Our president, in his wisdom, is bothered that the housing rebound is leaving out people with bad credit. So his administration is pushing banks to forget the immediate past, swallow their worries, and shell out:
Housing officials are urging the Justice Department to provide assurances to banks, which have become increasingly cautious, that they will not face legal or financial recriminations if they make loans to riskier borrowers who meet government standards but later default.
Officials are also encouraging lenders to use more subjective judgment in determining whether to offer a loan and are seeking to make it easier for people who owe more than their properties are worth to refinance at today's low interest rates, among other steps.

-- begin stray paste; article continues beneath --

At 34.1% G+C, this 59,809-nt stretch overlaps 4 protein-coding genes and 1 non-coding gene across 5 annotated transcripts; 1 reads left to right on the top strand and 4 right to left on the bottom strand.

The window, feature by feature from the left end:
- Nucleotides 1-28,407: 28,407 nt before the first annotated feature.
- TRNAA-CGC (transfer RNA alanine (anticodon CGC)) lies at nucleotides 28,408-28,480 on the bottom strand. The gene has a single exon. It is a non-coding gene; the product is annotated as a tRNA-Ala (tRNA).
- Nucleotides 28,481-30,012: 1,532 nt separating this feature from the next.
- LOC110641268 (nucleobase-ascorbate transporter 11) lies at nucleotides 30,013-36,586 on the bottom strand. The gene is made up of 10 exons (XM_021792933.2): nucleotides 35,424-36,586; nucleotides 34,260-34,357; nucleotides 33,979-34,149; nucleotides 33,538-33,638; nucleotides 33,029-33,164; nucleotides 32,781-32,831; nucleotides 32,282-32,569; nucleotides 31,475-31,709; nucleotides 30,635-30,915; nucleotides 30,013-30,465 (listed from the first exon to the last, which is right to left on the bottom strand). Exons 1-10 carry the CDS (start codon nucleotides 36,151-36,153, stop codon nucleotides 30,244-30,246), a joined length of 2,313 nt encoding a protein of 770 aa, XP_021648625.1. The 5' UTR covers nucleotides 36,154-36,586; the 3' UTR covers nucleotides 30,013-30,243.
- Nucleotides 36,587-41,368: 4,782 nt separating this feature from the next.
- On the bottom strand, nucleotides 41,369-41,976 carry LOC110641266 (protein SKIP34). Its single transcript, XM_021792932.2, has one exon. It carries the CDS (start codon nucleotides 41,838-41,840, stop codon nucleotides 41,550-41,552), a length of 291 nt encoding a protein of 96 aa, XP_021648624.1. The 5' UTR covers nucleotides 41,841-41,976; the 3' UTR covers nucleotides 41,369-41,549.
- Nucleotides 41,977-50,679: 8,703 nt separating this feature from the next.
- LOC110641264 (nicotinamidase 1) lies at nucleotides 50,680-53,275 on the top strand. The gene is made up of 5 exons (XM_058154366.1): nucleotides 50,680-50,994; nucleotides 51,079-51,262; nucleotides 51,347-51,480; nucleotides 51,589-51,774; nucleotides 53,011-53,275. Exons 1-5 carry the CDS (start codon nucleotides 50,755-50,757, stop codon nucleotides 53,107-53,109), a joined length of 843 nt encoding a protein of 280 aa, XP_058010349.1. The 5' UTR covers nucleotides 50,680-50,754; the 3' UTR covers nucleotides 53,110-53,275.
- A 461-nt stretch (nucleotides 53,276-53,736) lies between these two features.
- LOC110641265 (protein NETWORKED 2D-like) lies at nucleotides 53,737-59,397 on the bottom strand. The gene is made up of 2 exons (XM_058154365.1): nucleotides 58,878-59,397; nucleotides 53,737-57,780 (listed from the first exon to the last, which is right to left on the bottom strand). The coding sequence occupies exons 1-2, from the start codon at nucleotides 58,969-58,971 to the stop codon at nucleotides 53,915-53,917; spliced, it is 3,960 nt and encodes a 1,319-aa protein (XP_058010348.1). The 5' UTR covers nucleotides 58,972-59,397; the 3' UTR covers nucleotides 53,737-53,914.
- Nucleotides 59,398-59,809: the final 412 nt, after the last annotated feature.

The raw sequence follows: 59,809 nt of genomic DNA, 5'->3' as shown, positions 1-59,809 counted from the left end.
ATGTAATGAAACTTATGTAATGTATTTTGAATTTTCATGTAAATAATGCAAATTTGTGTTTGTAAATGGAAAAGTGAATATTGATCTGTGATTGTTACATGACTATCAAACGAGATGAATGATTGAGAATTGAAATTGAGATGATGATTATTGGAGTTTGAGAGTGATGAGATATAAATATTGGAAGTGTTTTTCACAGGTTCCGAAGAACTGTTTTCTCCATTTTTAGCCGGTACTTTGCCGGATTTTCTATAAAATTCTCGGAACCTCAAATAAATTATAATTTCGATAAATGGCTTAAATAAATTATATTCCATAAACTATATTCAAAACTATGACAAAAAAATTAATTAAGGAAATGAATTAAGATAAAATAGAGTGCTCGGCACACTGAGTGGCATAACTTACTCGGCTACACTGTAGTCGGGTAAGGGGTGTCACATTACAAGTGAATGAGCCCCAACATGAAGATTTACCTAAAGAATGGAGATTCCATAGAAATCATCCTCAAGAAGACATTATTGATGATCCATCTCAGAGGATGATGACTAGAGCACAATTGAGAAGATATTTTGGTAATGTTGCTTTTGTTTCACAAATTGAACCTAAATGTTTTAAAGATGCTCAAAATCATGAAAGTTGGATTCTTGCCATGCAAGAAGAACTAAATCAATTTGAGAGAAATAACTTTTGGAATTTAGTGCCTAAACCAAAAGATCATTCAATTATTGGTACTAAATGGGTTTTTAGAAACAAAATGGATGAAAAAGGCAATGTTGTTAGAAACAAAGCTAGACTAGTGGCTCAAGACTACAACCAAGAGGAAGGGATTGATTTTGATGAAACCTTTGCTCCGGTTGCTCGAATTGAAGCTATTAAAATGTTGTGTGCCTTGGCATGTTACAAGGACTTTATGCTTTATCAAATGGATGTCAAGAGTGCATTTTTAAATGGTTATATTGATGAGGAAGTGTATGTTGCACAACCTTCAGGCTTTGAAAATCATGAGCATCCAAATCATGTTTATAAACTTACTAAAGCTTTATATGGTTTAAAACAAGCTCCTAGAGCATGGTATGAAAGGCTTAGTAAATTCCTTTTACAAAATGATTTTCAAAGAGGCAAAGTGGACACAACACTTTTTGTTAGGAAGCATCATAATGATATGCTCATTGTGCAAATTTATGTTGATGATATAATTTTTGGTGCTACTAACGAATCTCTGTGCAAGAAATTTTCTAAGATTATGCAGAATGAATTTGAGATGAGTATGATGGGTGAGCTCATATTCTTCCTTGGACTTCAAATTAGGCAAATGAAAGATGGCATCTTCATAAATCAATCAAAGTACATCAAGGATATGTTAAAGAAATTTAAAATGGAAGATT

This is making one or two observers, your present correspondent included, break out in hives. Ed Pinto, a former top executive at Fannie Mae and now a resident fellow at the American Enterprise Institute, fears this policy could "open the floodgates to highly excessive risk and would send us right back on the same path we were just trying to recover from.” But we'd better just slap on the cortisone cream and deal with it. The problem with the recovery is that it's been primarily benefiting "established homeowners with high credit scores." We obviously can't have that.